What is Iaido
Iaido is a non-combative physical and mental discipline based on a prescribed use of the traditional Japanese sword. The Japanese word Iaido is generally translated as “the way of mental and immediate reaction”. Because of its emphasis on precise, controlled, fluid motion which requires a meditative mindset, Iaido is sometimes referred to as “moving zen”.
Iaido is practiced individually and in the form of katas (sequence of codified moves). The katas practiced include the elements of quickly drawing the sword from its scabbard and cutting (nukitsuke), removing the blood (chiburi) and returning the sword to its scabbard (noto). Many of the forms start from , and return to, a Japanese-style sitting position (seiza or tatehiza). Students of Iaido train with a dull-bladed Japanese training sword known as an Iaito. Advanced practitioners often train with a live or sharp-bladed sword known as a shinken. The main style of Iaido taught at Skylands Aikikai is Muso Shinden Ryu Iaido which was formulated in the early 1900’s by Nakayama Hakudo Sensei (1869-1958) and taught worldwide by one of his foremost students, Mitsuzuka Takeshi Sensei (1926-2008). Mitsuzuka Sensei founded the San Shin Kai (literally, “the sun, the moon and the stars”) of which Skylands is a member dojo.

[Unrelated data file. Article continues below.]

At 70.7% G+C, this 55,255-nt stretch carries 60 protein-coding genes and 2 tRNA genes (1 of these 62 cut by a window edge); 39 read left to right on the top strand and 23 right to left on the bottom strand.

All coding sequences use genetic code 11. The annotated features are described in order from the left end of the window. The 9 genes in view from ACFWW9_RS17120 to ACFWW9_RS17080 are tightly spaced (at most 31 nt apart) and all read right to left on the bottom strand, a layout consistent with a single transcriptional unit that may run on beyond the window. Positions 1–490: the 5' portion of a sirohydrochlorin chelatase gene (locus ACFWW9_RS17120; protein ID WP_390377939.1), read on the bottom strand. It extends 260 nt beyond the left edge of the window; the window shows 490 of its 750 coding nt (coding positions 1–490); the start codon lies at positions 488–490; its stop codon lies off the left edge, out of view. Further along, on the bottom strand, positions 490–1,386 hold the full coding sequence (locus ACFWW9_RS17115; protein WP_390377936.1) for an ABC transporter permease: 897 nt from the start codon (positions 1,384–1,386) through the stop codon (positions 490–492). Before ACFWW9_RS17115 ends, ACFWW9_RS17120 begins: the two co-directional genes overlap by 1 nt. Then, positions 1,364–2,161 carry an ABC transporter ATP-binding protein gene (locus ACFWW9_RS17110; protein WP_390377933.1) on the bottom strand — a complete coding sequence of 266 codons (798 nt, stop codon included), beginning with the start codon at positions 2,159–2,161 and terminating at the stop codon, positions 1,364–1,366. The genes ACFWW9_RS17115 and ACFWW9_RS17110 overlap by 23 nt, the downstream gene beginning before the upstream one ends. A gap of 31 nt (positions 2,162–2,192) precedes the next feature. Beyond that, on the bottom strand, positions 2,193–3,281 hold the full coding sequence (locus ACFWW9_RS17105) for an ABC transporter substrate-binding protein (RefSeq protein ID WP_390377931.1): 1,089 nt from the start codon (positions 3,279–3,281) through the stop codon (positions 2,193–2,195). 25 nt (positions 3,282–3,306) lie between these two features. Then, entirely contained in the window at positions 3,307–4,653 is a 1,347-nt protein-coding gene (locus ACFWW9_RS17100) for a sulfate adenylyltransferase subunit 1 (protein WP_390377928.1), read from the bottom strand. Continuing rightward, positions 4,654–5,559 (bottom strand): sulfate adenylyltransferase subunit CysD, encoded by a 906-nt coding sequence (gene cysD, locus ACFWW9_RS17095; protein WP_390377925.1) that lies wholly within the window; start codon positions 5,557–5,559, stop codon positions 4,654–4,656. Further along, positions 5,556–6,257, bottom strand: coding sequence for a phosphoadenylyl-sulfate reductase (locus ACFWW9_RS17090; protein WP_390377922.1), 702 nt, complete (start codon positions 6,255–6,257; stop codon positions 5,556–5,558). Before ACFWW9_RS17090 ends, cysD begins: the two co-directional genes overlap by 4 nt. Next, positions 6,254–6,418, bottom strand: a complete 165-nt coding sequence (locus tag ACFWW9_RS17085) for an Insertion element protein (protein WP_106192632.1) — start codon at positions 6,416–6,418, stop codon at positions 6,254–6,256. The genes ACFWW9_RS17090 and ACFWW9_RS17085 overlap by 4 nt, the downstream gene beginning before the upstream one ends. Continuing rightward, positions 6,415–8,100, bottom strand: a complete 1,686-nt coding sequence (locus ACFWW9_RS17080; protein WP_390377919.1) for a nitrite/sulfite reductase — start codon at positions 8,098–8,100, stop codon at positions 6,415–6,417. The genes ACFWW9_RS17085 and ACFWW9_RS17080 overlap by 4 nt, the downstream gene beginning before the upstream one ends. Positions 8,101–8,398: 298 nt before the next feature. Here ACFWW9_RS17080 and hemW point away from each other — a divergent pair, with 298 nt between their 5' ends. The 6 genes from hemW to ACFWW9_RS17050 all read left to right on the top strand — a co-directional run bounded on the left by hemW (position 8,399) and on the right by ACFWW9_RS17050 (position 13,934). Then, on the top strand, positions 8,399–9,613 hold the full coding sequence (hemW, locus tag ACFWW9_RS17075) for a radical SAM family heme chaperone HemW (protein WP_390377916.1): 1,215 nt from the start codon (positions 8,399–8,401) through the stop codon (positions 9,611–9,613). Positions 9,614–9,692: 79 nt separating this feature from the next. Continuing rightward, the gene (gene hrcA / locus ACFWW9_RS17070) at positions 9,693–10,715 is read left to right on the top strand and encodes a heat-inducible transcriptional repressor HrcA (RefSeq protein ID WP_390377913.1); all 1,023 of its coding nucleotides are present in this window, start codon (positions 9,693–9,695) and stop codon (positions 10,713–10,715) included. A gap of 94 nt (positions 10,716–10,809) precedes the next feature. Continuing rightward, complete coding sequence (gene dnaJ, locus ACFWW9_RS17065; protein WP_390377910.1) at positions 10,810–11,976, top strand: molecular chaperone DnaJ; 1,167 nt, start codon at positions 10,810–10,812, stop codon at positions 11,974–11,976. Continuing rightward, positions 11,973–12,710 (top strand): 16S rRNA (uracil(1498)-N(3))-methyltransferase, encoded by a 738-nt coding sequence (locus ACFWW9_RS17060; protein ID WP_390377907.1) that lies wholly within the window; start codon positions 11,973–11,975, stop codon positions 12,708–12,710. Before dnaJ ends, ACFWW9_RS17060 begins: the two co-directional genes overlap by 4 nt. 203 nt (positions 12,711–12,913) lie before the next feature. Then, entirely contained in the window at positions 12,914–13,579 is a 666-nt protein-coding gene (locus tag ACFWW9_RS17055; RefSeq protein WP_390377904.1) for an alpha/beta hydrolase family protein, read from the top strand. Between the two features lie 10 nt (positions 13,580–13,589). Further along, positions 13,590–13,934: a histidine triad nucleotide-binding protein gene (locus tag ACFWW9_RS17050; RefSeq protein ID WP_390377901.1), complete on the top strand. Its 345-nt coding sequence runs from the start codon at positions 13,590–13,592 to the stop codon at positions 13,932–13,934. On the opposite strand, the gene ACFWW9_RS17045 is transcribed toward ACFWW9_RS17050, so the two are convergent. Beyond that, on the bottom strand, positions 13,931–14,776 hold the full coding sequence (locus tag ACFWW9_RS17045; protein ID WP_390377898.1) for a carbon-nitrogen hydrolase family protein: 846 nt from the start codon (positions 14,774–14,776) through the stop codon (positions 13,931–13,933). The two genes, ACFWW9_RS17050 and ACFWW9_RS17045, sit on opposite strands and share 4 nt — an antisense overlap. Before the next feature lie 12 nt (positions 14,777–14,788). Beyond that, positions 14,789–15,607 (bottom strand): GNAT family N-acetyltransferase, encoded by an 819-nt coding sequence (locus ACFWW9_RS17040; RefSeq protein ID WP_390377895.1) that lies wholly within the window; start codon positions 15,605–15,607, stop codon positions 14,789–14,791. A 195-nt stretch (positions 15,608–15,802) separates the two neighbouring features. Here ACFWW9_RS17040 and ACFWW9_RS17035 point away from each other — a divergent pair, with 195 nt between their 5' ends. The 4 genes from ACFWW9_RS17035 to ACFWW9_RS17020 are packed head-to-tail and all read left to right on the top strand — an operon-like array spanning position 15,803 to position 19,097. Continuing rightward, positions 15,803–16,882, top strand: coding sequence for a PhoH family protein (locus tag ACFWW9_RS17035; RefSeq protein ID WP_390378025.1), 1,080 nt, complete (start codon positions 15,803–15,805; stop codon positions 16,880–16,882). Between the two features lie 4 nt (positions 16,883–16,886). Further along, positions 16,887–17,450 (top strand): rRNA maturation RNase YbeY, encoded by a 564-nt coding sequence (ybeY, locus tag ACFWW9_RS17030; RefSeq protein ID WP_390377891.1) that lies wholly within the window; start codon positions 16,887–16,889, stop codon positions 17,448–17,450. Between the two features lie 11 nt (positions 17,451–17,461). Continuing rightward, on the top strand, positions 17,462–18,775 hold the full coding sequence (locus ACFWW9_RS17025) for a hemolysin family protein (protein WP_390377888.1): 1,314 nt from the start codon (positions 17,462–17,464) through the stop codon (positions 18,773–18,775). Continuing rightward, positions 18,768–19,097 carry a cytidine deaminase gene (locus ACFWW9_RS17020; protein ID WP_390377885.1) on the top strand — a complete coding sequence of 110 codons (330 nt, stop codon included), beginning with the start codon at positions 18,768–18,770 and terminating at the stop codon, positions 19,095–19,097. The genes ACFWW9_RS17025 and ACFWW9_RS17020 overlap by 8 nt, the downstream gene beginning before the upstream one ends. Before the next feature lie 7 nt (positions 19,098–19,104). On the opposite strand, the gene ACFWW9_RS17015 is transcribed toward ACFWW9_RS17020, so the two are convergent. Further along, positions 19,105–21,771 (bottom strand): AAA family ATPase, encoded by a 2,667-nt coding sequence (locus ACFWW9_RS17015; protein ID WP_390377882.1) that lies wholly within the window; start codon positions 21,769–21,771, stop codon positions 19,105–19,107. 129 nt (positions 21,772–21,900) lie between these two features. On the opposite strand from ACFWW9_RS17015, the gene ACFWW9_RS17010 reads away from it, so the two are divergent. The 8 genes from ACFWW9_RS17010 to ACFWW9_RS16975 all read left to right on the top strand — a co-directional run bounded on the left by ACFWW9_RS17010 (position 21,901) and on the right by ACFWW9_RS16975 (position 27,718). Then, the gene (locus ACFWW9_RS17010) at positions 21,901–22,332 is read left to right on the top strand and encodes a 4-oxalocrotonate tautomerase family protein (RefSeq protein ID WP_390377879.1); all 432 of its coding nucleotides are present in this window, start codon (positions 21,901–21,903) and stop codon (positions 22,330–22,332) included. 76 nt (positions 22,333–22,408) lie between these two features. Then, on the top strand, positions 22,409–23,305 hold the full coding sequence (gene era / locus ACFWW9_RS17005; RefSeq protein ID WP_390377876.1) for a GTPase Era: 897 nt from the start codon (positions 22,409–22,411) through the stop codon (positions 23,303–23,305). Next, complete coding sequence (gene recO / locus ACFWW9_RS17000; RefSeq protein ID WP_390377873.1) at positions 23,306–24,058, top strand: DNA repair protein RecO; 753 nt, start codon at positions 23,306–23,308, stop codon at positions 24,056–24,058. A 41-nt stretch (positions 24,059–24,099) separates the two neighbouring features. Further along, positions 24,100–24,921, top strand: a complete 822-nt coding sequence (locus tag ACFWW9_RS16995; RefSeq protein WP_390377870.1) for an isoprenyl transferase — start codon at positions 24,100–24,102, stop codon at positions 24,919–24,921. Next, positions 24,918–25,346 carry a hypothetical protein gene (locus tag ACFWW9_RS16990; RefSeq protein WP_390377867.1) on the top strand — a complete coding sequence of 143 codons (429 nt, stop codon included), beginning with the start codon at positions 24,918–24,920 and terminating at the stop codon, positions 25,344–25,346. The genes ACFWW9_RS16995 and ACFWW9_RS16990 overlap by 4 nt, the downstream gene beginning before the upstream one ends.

What to expect in an Iaido Class
One of the first things a student will learn is the proper way to get dressed for class in order to “wear the sword”. This includes learning how to tie an obi and hakama so that the scabbard stays secure. In addition, the sword (iaito) needs to be properly cleaned and oiled before starting practice. Students also learn correct etiquette in the handling of the sword before, during and after class. Students practice repetitive, individual, cutting exercises with the sword called “suburi”. Learning the Iaido forms presents many challenges, including drawing the sword and returning it to its scabbard, the proper grip, proper posture and how to strike and cut with the sword. A student needs to develop a serious, but relaxed attitude in order to train in Iaido as it requires patience and time.
Why practice Iaido
People are attracted to the practice of Iaido for a variety of reasons. Some people have a fascination with the Japanese sword and culture and want to experience the art of swordsmanship. It is often said that one is to treat a sword as precious as one’s soul and that a sword is a tool to “polish or forge oneself “. As with Aikido, Iaido has its physical and mental benefits including improving one’s balance, coordination and mental focus. For some Aikido students, Iaido is an integral part of their training, although you do not need to do Aikido in order to do Iaido, or vice versa.